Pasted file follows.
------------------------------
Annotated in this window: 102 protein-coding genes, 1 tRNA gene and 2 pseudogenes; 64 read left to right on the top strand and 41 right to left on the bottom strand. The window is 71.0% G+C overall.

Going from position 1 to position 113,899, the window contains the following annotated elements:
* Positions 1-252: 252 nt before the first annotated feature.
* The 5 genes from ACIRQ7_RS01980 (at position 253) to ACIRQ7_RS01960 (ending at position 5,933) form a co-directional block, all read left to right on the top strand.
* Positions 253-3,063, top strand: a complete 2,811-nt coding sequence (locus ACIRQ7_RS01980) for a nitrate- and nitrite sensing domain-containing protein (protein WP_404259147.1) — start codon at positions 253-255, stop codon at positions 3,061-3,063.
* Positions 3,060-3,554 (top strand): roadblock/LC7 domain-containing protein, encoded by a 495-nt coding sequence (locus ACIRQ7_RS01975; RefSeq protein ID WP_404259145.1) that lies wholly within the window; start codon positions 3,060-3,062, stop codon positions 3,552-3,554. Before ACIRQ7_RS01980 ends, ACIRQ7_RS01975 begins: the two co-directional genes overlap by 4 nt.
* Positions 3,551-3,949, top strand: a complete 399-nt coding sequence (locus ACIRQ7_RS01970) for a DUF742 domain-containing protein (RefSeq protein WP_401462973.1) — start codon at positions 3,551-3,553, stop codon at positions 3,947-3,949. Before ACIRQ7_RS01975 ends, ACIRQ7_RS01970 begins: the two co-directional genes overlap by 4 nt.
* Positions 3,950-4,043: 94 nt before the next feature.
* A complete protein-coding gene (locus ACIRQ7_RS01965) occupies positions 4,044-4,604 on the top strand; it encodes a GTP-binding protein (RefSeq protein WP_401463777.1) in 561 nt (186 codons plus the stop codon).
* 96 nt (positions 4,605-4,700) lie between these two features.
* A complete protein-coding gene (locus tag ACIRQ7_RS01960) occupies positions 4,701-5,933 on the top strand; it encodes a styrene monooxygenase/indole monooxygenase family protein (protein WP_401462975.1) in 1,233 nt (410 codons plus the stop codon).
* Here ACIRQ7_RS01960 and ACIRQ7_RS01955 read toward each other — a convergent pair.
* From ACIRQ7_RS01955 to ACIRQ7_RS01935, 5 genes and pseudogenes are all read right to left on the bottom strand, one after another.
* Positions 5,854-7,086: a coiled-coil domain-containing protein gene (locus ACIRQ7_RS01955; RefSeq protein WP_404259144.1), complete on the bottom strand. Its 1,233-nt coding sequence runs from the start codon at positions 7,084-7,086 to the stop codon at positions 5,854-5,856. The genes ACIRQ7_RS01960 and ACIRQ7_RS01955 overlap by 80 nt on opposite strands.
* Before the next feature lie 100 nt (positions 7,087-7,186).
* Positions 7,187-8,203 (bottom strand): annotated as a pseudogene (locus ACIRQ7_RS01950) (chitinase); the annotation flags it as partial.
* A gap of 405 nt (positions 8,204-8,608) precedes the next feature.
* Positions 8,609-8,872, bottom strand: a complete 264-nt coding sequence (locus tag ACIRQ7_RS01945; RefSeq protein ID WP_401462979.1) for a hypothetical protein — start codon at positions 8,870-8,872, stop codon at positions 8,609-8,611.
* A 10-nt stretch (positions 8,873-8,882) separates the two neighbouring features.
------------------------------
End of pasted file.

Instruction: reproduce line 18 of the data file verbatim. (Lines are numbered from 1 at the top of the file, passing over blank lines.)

* Positions 8,609-8,872, bottom strand: a complete 264-nt coding sequence (locus tag ACIRQ7_RS01945; RefSeq protein ID WP_401462979.1) for a hypothetical protein — start codon at positions 8,870-8,872, stop codon at positions 8,609-8,611.